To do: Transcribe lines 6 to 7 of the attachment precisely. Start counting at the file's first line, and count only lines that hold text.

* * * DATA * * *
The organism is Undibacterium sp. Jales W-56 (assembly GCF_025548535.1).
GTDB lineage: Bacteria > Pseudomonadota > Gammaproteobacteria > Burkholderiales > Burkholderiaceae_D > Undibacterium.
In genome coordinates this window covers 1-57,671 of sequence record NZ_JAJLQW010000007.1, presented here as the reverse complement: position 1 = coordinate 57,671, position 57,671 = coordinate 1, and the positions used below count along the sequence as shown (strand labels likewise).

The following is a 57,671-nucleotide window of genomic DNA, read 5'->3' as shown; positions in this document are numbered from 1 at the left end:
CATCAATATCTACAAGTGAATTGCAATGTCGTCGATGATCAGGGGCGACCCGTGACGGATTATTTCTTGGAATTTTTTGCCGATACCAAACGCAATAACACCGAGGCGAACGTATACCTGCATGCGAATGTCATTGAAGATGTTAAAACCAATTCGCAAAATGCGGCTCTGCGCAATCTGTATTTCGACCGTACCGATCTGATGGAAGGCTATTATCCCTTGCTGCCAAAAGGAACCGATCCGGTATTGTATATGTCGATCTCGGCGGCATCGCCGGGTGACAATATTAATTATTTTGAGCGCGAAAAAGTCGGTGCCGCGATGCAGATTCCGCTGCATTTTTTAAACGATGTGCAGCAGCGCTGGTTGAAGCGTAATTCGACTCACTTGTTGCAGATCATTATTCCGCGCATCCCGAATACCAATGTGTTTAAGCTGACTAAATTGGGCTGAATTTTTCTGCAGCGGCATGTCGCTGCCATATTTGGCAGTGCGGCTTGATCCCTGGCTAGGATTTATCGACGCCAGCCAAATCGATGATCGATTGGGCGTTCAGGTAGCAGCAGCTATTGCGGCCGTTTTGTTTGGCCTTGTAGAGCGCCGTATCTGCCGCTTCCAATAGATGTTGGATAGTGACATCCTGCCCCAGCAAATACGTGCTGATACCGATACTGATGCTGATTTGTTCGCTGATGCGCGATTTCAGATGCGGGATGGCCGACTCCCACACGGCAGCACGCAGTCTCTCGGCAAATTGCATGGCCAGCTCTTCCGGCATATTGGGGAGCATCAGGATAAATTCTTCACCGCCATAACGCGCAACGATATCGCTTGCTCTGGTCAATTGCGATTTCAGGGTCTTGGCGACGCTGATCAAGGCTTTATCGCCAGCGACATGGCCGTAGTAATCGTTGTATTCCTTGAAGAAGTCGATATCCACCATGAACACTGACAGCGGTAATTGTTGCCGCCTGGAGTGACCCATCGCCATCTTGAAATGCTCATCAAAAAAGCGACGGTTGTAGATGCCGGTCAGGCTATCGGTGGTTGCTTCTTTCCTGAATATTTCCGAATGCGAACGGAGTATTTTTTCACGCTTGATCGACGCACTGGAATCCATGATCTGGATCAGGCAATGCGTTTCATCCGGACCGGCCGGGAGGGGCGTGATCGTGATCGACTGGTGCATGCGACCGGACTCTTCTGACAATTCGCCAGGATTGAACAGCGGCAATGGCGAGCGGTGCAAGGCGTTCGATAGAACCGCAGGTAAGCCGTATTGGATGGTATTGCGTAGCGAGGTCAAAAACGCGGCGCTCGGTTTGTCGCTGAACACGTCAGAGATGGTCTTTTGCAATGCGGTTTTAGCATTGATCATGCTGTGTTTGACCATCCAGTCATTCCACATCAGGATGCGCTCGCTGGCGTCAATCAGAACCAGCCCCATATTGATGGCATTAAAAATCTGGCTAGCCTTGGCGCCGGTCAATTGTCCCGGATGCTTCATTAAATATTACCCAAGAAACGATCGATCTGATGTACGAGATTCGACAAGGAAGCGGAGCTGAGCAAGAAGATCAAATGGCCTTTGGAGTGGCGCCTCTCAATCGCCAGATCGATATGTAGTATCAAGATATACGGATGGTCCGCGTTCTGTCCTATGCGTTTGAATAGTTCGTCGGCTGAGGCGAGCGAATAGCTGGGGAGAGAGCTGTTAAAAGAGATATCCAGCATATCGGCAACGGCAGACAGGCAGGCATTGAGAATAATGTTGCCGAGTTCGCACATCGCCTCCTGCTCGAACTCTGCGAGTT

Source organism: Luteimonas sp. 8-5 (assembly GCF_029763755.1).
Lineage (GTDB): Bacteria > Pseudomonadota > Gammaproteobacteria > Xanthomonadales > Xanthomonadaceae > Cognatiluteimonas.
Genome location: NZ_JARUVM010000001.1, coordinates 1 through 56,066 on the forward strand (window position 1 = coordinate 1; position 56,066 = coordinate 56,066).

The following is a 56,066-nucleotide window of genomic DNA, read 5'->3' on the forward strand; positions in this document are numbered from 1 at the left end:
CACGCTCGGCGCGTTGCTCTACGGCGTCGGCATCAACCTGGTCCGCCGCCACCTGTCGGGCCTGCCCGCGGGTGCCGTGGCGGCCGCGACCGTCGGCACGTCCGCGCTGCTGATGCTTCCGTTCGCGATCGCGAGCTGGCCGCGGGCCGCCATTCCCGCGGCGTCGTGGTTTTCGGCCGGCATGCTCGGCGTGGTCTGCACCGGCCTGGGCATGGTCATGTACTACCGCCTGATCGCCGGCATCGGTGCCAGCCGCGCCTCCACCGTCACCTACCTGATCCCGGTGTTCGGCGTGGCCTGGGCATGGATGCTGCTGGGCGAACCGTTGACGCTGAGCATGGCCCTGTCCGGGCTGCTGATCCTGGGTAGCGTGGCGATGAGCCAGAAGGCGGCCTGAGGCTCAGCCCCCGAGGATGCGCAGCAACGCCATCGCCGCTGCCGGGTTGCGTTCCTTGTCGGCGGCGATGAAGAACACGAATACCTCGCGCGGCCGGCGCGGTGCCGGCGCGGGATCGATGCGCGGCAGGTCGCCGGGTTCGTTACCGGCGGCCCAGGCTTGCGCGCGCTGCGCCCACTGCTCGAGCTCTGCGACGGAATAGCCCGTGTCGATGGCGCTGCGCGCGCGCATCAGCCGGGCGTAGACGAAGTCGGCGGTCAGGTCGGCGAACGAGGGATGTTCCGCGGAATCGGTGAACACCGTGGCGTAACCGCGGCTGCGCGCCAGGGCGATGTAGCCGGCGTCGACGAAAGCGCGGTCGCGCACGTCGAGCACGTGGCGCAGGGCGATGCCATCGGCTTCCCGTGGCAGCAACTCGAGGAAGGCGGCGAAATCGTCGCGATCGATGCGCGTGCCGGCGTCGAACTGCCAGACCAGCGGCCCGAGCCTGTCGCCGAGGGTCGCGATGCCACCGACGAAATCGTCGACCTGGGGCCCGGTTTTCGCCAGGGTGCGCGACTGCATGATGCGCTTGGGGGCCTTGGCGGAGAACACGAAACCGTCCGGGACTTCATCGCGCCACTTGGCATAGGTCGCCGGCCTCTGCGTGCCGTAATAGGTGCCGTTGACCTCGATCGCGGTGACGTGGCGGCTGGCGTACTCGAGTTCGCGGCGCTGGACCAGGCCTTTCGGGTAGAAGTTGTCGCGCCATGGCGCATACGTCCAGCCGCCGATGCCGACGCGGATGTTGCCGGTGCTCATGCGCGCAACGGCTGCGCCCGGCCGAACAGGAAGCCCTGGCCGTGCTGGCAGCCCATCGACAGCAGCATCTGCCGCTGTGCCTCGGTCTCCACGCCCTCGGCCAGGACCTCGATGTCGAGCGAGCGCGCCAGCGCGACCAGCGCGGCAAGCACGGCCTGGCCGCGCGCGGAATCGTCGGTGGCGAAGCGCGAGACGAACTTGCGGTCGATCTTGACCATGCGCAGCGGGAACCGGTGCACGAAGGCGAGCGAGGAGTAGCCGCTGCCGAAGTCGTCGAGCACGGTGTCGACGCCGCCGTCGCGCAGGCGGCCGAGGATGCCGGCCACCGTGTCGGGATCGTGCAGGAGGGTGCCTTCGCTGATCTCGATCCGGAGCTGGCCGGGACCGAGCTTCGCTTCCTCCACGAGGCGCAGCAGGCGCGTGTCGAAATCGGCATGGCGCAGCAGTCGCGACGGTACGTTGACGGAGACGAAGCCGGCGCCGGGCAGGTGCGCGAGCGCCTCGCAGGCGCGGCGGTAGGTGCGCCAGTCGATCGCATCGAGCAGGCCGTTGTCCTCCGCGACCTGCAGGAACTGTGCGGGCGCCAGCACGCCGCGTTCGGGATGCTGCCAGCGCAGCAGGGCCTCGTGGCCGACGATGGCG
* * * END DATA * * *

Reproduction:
Source organism: Luteimonas sp. 8-5 (assembly GCF_029763755.1).
Lineage (GTDB): Bacteria > Pseudomonadota > Gammaproteobacteria > Xanthomonadales > Xanthomonadaceae > Cognatiluteimonas.